Getting started: It's a good idea, if you have quite a few images to digitize, to separate them out by size. I had a variety of 3x5, 4x6, 5x7, and wallet sized photos. 

Digitize: Once you're ready to begin, insert your SD card then turn the machine on. Press the menu button until you see this symbol. Hit Enter, then arrow to the right or left to get to the size photo you want to digitize. Hit Enter to select it. 

I've started with the 5x7 photo. Place the photo size bracket into the upper left corner into the slots, and align your photo into that bracket corner. Close the lid and press Convert, then Enter. It takes approx 5-8 seconds for the photo to be digitized.

You can see the "progress wheel" turning on the screen. Repeat that process for the 4x6 photo making sure to change out the photo size bracket and to change the photo size in the menu.

And repeat the process once again for the 3x5 photo again making sure to change to the 3x5 photo size bracket and change the photo size in the menu.

Hints: I highly recommend you use an SD card for this if you have more than 35-40 photos to convert. There's a slot for it right in the front of the machine.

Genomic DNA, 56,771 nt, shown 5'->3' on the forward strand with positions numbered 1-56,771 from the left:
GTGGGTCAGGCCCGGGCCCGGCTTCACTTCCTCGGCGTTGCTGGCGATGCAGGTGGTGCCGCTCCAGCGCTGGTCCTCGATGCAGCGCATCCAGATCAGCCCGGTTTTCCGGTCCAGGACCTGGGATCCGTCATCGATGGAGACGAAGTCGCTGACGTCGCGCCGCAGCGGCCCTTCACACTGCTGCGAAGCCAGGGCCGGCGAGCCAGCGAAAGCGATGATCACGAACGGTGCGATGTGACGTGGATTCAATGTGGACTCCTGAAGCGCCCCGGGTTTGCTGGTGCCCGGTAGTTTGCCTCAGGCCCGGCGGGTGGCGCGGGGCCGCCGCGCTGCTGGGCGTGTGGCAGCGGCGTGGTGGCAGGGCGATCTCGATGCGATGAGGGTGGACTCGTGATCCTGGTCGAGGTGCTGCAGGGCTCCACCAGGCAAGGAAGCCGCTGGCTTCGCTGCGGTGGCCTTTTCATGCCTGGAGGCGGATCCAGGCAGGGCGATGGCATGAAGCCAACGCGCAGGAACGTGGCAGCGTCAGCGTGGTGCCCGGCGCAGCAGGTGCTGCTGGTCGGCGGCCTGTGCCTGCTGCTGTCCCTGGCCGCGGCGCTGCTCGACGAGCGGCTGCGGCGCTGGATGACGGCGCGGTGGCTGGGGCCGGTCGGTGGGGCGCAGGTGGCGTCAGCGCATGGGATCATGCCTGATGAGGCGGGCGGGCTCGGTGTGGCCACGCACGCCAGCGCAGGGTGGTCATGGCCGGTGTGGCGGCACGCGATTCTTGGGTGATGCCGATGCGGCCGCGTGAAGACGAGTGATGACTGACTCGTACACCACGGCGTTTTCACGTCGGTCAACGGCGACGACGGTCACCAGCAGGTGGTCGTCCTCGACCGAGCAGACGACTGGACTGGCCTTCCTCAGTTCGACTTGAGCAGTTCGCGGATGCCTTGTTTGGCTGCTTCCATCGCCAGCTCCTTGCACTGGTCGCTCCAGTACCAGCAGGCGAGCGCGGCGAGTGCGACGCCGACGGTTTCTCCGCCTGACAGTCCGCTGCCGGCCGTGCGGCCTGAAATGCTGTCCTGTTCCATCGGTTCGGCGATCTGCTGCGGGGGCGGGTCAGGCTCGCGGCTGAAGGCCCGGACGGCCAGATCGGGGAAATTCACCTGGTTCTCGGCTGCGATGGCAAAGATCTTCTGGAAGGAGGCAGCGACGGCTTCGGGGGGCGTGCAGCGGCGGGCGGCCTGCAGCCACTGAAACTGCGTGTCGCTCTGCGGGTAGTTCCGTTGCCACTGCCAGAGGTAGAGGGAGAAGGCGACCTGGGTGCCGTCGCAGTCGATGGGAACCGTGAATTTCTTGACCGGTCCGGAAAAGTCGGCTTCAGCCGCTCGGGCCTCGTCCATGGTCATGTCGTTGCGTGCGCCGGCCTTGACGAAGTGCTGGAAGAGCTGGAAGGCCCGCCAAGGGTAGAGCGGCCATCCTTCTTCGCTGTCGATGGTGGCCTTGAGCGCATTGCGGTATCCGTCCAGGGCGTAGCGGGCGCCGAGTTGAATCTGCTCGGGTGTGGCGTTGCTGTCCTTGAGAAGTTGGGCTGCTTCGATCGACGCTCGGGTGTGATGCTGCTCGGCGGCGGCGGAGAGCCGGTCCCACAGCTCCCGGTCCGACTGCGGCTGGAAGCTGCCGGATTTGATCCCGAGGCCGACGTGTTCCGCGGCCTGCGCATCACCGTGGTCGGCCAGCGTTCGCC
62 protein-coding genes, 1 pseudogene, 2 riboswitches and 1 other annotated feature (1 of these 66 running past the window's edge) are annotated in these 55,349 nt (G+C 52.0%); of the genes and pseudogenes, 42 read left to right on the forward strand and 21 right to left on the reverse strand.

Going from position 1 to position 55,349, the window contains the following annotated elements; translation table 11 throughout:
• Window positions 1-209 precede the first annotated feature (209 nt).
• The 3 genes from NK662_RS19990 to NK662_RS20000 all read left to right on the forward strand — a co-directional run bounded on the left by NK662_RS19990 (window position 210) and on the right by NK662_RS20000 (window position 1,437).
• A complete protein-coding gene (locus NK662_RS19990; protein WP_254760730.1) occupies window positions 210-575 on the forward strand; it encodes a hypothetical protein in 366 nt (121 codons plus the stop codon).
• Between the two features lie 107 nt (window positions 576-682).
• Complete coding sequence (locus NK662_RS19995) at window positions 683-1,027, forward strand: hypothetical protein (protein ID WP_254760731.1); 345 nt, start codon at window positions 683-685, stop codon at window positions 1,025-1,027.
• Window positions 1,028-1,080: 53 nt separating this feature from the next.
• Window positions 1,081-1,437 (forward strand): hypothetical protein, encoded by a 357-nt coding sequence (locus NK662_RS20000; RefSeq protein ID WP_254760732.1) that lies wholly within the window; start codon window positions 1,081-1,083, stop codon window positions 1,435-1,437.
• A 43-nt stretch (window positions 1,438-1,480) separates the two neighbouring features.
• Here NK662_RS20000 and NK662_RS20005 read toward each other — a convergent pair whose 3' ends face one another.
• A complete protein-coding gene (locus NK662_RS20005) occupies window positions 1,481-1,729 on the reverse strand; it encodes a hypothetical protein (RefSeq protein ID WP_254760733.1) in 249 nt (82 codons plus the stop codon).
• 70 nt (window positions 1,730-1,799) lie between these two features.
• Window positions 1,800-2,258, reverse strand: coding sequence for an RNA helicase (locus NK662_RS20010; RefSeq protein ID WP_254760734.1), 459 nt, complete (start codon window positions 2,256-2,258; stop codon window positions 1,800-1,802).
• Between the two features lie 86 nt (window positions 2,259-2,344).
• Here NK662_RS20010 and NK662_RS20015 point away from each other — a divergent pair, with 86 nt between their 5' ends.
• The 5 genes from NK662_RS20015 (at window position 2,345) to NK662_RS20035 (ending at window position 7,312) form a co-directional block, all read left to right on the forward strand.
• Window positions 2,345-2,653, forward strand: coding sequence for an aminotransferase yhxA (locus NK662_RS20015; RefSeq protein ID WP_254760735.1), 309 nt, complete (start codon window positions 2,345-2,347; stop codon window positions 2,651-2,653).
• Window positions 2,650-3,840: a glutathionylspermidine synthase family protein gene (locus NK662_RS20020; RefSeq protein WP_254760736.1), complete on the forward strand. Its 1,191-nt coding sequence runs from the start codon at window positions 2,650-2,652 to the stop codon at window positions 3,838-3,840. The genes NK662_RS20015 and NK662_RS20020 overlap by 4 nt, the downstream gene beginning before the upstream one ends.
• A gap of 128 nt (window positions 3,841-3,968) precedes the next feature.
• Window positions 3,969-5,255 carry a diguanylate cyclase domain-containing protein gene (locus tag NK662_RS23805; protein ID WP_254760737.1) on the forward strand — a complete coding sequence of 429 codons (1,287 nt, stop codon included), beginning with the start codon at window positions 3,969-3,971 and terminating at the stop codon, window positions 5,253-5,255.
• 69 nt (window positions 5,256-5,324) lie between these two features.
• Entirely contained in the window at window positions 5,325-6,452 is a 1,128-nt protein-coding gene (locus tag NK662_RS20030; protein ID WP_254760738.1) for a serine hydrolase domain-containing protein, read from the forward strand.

Also, they really mean it when they recommend you clean the glass often. I have many photos with dust particles on them from not cleaning the glass often enough.  

Final Assessment: Overall, I'm pleased with the Wolverine Photo Digitizer. The quality of the digitized photos varied. Some were not as clear as the original, or the lighting was different, or they just looked like well done photos of the photos. For my purposes, to have a digital back-up of paper photos that don't require great quality, it worked really well. If I wanted a good quality digital copy of a special photo, I would still take it to a shop that specializes in that.

Wolverine and accessories

Wolverine and accessories

Photo size and crop

Photo size and crop

SD card

SD card

Select size of photos

Select size of photos